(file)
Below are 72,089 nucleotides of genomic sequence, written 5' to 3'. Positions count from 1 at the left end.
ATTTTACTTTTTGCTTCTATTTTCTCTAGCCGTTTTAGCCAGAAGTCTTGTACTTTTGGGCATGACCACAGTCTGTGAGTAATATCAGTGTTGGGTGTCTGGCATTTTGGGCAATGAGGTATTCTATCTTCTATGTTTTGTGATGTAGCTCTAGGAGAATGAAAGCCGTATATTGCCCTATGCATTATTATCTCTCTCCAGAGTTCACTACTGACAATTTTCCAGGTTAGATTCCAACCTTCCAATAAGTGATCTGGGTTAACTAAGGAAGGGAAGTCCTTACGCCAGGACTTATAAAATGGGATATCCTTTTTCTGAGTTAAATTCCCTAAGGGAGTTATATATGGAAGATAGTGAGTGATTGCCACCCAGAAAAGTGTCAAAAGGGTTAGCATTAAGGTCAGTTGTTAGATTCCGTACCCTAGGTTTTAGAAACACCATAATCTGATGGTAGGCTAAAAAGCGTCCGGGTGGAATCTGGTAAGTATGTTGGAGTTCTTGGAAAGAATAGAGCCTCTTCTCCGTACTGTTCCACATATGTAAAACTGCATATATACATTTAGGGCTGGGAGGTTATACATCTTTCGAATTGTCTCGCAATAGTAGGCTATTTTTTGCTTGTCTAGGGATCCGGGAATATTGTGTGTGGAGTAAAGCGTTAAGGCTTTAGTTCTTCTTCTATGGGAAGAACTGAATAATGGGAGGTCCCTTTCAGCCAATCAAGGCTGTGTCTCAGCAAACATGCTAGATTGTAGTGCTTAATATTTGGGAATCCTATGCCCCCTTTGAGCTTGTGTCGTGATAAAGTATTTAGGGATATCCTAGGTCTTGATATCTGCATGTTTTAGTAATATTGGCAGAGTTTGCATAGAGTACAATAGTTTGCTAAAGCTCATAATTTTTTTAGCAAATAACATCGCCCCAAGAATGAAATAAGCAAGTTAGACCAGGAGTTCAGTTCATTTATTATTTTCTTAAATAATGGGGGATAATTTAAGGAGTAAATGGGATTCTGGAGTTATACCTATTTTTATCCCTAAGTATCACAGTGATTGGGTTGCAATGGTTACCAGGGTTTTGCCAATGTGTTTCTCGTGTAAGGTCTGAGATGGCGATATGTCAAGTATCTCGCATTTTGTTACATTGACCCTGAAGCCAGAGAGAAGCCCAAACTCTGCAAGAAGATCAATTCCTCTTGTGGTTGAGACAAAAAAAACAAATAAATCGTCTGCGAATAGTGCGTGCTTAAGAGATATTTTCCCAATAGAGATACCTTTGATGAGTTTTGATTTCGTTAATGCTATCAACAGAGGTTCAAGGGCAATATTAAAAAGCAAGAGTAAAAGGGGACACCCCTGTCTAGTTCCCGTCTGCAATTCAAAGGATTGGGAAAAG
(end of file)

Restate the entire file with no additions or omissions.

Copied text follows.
Below are 72,089 nucleotides of genomic sequence, written 5' to 3'. Positions count from 1 at the left end.
ATTTTACTTTTTGCTTCTATTTTCTCTAGCCGTTTTAGCCAGAAGTCTTGTACTTTTGGGCATGACCACAGTCTGTGAGTAATATCAGTGTTGGGTGTCTGGCATTTTGGGCAATGAGGTATTCTATCTTCTATGTTTTGTGATGTAGCTCTAGGAGAATGAAAGCCGTATATTGCCCTATGCATTATTATCTCTCTCCAGAGTTCACTACTGACAATTTTCCAGGTTAGATTCCAACCTTCCAATAAGTGATCTGGGTTAACTAAGGAAGGGAAGTCCTTACGCCAGGACTTATAAAATGGGATATCCTTTTTCTGAGTTAAATTCCCTAAGGGAGTTATATATGGAAGATAGTGAGTGATTGCCACCCAGAAAAGTGTCAAAAGGGTTAGCATTAAGGTCAGTTGTTAGATTCCGTACCCTAGGTTTTAGAAACACCATAATCTGATGGTAGGCTAAAAAGCGTCCGGGTGGAATCTGGTAAGTATGTTGGAGTTCTTGGAAAGAATAGAGCCTCTTCTCCGTACTGTTCCACATATGTAAAACTGCATATATACATTTAGGGCTGGGAGGTTATACATCTTTCGAATTGTCTCGCAATAGTAGGCTATTTTTTGCTTGTCTAGGGATCCGGGAATATTGTGTGTGGAGTAAAGCGTTAAGGCTTTAGTTCTTCTTCTATGGGAAGAACTGAATAATGGGAGGTCCCTTTCAGCCAATCAAGGCTGTGTCTCAGCAAACATGCTAGATTGTAGTGCTTAATATTTGGGAATCCTATGCCCCCTTTGAGCTTGTGTCGTGATAAAGTATTTAGGGATATCCTAGGTCTTGATATCTGCATGTTTTAGTAATATTGGCAGAGTTTGCATAGAGTACAATAGTTTGCTAAAGCTCATAATTTTTTTAGCAAATAACATCGCCCCAAGAATGAAATAAGCAAGTTAGACCAGGAGTTCAGTTCATTTATTATTTTCTTAAATAATGGGGGATAATTTAAGGAGTAAATGGGATTCTGGAGTTATACCTATTTTTATCCCTAAGTATCACAGTGATTGGGTTGCAATGGTTACCAGGGTTTTGCCAATGTGTTTCTCGTGTAAGGTCTGAGATGGCGATATGTCAAGTATCTCGCATTTTGTTACATTGACCCTGAAGCCAGAGAGAAGCCCAAACTCTGCAAGAAGATCAATTCCTCTTGTGGTTGAGACAAAAAAAACAAATAAATCGTCTGCGAATAGTGCGTGCTTAAGAGATATTTTCCCAATAGAGATACCTTTGATGAGTTTTGATTTCGTTAATGCTATCAACAGAGGTTCAAGGGCAATATTAAAAAGCAAGAGTAAAAGGGGACACCCCTGTCTAGTTCCCGTCTGCAATTCAAAGGATTGGGAAAAG